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Guy Goodwin and Andrea Cipriani highlight a number of methodological concerns in a new network meta-analysis of psychosocial therapies for the adjunctive treatment of bipolar disorder.

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A crisis map: charting the topography of home treatment

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Derek Tracy and Lisa Lloyd look back over the last 17 years of mental health crisis care and consider the findings of a new survey of Crisis Resolution Teams in England.

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The role of pets in supporting people living with mental distress

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Alison Faulkner (and her cats) delight in a recent qualitative study looking at the impact pets can have on the everyday lives of people diagnosed with a long-term mental health condition.

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Peer support for physical health improvement: recovering ‘stolen years’?

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Lucy Simons discusses whether peer support interventions can help to provide physical health improvements for people living with severe mental illness.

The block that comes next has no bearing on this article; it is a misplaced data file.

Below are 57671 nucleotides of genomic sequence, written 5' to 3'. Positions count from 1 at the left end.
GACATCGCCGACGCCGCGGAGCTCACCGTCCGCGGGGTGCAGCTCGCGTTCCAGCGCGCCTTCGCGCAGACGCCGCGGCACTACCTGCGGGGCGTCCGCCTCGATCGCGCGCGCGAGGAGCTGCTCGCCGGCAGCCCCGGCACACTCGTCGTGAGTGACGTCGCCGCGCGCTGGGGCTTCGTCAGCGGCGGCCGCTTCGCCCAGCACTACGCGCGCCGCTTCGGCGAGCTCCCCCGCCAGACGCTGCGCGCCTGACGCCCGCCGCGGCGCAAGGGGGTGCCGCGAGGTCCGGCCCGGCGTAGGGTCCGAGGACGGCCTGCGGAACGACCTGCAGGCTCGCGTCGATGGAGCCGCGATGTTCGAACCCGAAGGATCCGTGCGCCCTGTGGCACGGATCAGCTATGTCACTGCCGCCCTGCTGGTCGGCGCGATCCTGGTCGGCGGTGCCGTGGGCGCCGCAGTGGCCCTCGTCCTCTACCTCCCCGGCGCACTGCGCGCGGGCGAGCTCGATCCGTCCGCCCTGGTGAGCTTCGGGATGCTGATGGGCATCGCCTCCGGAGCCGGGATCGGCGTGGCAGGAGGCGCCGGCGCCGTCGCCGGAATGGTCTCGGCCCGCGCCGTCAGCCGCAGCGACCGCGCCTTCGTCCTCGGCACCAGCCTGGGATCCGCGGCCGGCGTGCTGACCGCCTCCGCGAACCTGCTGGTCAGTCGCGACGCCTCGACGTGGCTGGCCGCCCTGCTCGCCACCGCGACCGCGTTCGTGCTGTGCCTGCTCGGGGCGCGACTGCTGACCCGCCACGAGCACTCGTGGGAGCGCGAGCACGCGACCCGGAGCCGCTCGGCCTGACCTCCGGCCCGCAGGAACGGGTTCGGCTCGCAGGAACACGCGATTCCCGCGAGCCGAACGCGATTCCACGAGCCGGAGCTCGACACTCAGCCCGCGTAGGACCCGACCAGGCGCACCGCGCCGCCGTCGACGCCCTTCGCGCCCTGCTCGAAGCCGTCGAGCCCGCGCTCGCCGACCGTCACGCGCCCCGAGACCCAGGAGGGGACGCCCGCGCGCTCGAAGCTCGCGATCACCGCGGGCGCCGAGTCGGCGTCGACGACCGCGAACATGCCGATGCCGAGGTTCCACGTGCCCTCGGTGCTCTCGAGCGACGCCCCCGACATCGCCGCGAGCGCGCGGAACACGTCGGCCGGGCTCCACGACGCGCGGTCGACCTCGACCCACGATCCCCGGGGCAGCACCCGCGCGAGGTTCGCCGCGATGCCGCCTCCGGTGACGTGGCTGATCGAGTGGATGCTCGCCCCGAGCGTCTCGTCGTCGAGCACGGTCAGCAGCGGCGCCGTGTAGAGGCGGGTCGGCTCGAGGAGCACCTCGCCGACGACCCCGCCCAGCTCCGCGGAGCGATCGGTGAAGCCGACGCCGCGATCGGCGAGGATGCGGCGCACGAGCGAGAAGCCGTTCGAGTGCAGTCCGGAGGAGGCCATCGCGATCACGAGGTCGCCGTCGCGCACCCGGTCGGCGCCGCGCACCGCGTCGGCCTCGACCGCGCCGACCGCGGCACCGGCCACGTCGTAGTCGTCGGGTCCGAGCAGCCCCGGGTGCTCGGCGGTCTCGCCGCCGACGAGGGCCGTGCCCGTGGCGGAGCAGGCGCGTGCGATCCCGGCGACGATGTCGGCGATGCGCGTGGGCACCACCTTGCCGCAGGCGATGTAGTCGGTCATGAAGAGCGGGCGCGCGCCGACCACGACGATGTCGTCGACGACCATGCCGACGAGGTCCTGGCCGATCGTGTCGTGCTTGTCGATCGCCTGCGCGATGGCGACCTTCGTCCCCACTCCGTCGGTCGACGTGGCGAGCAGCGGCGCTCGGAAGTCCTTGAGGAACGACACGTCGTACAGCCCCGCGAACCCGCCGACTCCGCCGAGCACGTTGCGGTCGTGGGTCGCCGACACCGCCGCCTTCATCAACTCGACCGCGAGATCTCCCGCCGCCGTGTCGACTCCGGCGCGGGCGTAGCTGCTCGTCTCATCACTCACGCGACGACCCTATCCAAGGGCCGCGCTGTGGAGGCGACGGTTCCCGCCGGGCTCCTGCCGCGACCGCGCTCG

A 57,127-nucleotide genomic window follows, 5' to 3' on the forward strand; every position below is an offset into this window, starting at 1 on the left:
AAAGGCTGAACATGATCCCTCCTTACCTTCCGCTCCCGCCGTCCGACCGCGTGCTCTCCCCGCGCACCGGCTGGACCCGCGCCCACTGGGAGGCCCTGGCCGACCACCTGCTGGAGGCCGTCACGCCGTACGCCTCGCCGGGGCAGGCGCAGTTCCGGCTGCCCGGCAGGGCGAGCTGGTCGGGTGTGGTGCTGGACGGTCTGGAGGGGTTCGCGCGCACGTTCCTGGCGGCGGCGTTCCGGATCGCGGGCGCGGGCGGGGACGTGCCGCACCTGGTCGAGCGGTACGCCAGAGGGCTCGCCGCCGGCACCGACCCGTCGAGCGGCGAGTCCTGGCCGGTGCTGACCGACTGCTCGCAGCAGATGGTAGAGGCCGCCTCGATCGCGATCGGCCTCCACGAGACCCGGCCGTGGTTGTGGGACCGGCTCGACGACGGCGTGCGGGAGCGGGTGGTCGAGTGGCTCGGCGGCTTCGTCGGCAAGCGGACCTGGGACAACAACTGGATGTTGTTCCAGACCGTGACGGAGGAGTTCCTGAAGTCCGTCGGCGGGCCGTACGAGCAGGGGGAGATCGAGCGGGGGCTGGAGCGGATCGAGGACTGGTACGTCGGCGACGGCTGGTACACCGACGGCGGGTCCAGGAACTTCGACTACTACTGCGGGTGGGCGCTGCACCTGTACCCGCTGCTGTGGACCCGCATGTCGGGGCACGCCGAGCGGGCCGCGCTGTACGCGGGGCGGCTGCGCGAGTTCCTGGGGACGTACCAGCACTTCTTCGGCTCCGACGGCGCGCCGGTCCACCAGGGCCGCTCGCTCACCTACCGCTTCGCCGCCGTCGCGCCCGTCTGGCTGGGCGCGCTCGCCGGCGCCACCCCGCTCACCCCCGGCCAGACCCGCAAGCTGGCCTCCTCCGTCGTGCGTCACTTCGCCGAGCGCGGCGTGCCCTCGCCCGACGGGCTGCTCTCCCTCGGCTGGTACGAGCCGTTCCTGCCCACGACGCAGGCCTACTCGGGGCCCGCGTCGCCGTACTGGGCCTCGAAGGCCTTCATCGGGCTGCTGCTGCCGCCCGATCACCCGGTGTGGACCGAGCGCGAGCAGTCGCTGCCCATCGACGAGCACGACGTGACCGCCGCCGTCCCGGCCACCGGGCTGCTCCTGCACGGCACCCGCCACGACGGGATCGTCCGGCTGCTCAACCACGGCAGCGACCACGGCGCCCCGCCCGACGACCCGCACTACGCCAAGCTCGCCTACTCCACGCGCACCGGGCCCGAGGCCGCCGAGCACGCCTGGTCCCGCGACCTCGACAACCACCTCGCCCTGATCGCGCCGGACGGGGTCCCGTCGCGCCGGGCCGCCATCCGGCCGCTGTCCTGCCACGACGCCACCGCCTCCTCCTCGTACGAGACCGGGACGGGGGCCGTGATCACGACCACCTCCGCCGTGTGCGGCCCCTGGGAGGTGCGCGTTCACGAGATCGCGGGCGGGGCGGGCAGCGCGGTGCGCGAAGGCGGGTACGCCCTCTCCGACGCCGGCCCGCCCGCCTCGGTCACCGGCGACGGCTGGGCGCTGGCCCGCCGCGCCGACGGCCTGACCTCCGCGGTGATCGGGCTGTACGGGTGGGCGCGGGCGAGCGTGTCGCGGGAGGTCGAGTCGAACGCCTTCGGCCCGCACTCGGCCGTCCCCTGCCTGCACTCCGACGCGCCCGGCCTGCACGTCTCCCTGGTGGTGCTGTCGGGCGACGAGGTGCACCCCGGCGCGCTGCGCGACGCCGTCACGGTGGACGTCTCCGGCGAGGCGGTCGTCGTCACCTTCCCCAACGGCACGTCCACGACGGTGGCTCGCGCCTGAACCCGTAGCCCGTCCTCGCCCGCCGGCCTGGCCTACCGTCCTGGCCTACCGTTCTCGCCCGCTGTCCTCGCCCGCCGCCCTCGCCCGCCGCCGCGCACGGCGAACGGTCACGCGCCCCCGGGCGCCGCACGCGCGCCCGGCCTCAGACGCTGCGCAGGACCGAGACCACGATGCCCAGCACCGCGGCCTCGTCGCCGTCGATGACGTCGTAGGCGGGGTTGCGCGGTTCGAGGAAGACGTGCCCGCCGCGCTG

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Antidepressants for bipolar depression: weighing up the benefits and harms

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Murtada Alsaif considers a recent systematic review on the safety and efficacy of adjunctive second-generation antidepressant therapy with a mood stabiliser or an atypical antipsychotic in acute bipolar depression.

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Childhood adversity and bipolar disorder

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Jasmin Wertz presents the findings of a recent systematic review and meta-analysis that explores the relationship between childhood adversity and bipolar disorder.

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Nutrition interventions for people with severe mental illness: do we need more dieticians?

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Elena Marcus considers a brand new systematic review, which evaluates the impact of nutrition interventions for people with severe mental illness.

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Bipolar disorder in older men linked to increased risk of dementia

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Elena Marcus presents a recent study that shows how older Australian men with bipolar disorder have an increased risk of dementia and early death.

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Exercise in severe mental illness: barriers and motivating factors

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Joanne Wallace considers a recent systematic review of exercise in severe mental illness, which focuses on the factors that motivate people to exercise, and the barriers that can prevent physical activity.